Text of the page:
HC Deb 15 February 1901 vol 89 cc175-8

I beg to ask the First Lord of the Treasury whether he can inform the House by whose authority Members were excluded from the seats in the gallery of the House of Lords allotted to them when the attendance of the House was commanded by the King on the 14th instant; and by whose authority strangers are admitted, to the exclusion of Members of this House, when their presence is thus commanded in the House of Lords.

The following question on the same subject also appeared on the Paper:—


To ask the First Lord of the Treasury whether the attention of the Government has been called to the totally inadequate accommodation provided in the House of Lords for Members of the House of Commons, whose presence and attendance have been commanded by His Majesty the King; and whether it would be possible to arrange either to increase the space for the House of Commons or to fit up Westminster Hall as a reception hall when the King commands the attendance of both Houses.


There are two questions on the Paper on the same subject. There is, of course, no doubt that the accommodation in the House of Lords for Members of this House when they are summoned by His Majesty to attend is quite insufficient for the number of Members desiring to do so on an occasion like that which occurred yesterday. It is also true that on similar occasions there is no room in the House of Lords even for all the Peers. The arrangements are in charge of the hereditary Lord Great Chamberlain. A suggestion has been made that Westminster Hall should be used. It is quite impossible for me, without much longer notice and without an opportunity of consulting the persons in authority, to give an opinion upon such a suggestion. I may say, at the first glance, that however well suited for a great pageant Westminster Hall may be, the cost of the fittings for that pageant would be very considerable. I believe that on a previous occasion, a good many years ago indeed, there was a ballot taken in this House to settle by lot who should be the Members of the House to attend the House of Lords. For my own part, if no other solution of the difficulty is proposed, I think that would be a great improvement.


Does not the right hon. Gentleman consider that the arrangements should be such that Members of the House of Commons should come immediately after members of the House of Peers and before strangers?


The arrangements made yesterday were, I believe, in strict accordance with precedent. [Cries of "No."] Certainly, I think they were, but, of course, it does not rest with me; I am not responsible for the arrangements, neither is the Government.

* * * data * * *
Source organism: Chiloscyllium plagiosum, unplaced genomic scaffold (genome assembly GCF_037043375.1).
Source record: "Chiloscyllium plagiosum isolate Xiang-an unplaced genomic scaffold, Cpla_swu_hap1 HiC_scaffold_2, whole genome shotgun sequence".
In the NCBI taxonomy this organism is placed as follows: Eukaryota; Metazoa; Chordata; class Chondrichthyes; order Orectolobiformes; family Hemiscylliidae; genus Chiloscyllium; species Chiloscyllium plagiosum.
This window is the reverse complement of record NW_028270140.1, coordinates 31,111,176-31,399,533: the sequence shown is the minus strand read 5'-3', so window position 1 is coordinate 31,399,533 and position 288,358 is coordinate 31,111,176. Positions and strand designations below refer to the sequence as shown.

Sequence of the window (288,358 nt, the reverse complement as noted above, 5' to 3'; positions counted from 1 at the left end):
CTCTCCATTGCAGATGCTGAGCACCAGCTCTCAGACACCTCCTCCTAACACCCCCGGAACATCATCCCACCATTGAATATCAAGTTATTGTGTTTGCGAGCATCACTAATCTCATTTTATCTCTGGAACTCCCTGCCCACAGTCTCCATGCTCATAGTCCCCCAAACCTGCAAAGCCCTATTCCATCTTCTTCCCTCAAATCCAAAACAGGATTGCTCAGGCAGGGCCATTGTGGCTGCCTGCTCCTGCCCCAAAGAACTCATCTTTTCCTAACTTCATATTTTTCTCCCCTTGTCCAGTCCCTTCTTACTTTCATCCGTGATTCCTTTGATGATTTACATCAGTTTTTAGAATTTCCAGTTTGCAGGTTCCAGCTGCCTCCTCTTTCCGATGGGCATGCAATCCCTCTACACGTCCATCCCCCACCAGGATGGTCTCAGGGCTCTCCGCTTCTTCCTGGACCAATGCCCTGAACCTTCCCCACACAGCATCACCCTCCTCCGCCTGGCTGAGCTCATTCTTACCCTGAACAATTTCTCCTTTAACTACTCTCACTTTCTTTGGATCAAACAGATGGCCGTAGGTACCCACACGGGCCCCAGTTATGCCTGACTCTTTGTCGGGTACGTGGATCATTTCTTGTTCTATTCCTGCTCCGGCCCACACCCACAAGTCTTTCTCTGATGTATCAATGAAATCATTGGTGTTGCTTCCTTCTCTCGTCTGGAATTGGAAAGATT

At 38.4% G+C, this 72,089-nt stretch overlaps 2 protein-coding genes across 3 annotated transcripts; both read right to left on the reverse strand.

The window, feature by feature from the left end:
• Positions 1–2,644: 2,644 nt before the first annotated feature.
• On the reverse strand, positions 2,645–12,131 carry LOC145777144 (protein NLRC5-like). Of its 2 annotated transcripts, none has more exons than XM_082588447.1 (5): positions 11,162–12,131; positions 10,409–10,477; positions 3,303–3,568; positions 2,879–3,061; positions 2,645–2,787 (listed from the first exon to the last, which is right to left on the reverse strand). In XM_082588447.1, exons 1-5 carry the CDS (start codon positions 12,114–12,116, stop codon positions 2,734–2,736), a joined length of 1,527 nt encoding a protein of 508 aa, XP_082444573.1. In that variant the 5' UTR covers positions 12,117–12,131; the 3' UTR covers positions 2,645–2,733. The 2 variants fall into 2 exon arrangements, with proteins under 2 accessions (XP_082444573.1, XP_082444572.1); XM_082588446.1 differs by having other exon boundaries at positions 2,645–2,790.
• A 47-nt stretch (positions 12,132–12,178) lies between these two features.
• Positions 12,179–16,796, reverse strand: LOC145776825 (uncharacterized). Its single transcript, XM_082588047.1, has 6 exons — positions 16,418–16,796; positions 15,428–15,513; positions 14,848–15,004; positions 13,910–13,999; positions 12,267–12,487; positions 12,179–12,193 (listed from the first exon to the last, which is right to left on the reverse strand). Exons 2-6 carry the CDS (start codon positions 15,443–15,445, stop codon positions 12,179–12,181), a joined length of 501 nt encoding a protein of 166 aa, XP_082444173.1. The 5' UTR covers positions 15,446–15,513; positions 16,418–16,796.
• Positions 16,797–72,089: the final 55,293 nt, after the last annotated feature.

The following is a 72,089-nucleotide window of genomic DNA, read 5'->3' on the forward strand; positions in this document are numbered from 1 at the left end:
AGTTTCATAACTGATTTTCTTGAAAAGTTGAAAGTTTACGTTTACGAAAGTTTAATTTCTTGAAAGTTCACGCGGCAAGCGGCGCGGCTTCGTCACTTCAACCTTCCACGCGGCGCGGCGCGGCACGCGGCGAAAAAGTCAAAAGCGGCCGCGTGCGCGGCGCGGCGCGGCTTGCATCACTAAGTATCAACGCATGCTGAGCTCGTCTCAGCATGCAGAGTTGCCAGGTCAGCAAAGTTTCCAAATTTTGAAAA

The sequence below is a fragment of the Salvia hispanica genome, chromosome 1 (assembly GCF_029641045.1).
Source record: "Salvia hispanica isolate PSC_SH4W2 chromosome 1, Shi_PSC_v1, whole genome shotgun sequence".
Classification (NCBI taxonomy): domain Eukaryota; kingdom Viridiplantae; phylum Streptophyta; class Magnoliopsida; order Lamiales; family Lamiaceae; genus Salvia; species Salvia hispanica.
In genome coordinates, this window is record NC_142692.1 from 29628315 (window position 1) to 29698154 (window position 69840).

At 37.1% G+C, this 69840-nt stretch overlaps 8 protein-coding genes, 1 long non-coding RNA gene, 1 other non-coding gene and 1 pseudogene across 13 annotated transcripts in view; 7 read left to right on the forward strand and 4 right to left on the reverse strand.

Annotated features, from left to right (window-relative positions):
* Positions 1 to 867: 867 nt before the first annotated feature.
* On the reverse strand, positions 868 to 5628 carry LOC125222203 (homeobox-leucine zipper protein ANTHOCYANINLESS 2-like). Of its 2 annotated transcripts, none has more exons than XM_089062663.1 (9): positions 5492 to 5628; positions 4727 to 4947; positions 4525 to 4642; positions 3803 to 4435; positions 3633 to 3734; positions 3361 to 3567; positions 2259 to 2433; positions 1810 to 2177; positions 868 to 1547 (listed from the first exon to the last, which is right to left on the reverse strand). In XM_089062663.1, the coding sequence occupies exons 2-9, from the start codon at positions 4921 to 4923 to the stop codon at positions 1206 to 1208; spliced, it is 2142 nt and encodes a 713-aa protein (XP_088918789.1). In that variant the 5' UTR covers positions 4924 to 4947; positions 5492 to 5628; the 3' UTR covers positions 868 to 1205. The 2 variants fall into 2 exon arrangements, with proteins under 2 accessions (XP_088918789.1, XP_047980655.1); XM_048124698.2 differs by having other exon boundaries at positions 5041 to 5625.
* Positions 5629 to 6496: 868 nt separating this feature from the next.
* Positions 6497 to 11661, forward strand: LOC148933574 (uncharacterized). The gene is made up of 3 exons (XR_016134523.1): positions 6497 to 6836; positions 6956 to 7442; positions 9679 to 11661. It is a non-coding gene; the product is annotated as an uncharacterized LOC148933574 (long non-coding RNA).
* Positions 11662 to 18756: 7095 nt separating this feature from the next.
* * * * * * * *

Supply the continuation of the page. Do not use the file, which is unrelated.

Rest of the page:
Is it not the fact that during the last thirty years Members of the House of Commons have been always admitted to the side galleries when her late Majesty opened Parliament?


I am informed that when Parliament was opened in state the Members of the House of Commons did not have greater accommodation than they had yesterday.


The right hon. Gentleman has not given a direct answer to my question with regard to the side galleries.


I did answer. I said I was informed that the accommodation given yesterday to the Members of the House of Commons in the House of Lords was in accordance with precedent when Parliament is opened in state. That docs answer the question.


I bog to say that it is a question of the calculation of square feet. I cannot get the Leader of the House to answer the question whether the side galleries were open or not. It has been put forward that the accommodation we got below equals that which we had in the side galleries. That is the point on which the right hon. Gentleman failed to satisfy me.

SIR W. HART DYKE (Kent, Dartford)

May I ask whether, considering the very grave dissatisfaction which exists with regard to the accommodation afforded to members yesterday, it would be possible to appoint a Committee of both Houses to go into the whole question?


In case the right hon. Gentleman consented to the appointment of such a Committee, will the Committee be empowered to consider the position and functions of the Lord Great Chamberlain?

MR. T. M. HEALY (Louth, N.)

Is the right hon. Gentleman aware that a large section of members below the gangway were quite satisfied with the want of accommodation yesterday?


I am glad that some one was pleased. In answer to my right hon. friend I cannot tell him now whether it would be a fitting course to appoint a joint Committee of the two Houses to consider this question, because I really do not know on what basis the jurisdiction of the hereditary Lord Great Chamberlain rests.


I beg to give notice that when the Vote in connection with the alteration of the House of Lords comes on I shall move a reduction.

MR. BAYLEY (Derbyshire, Chesterfield)

May I ask the First Lord of the Treasury whether he can arrange that the officials of the other House shall receive Members of this House with that amount of courtesy which is consistent with the dignity of the position we occupy as representatives of the nation?

[No answer was returned.]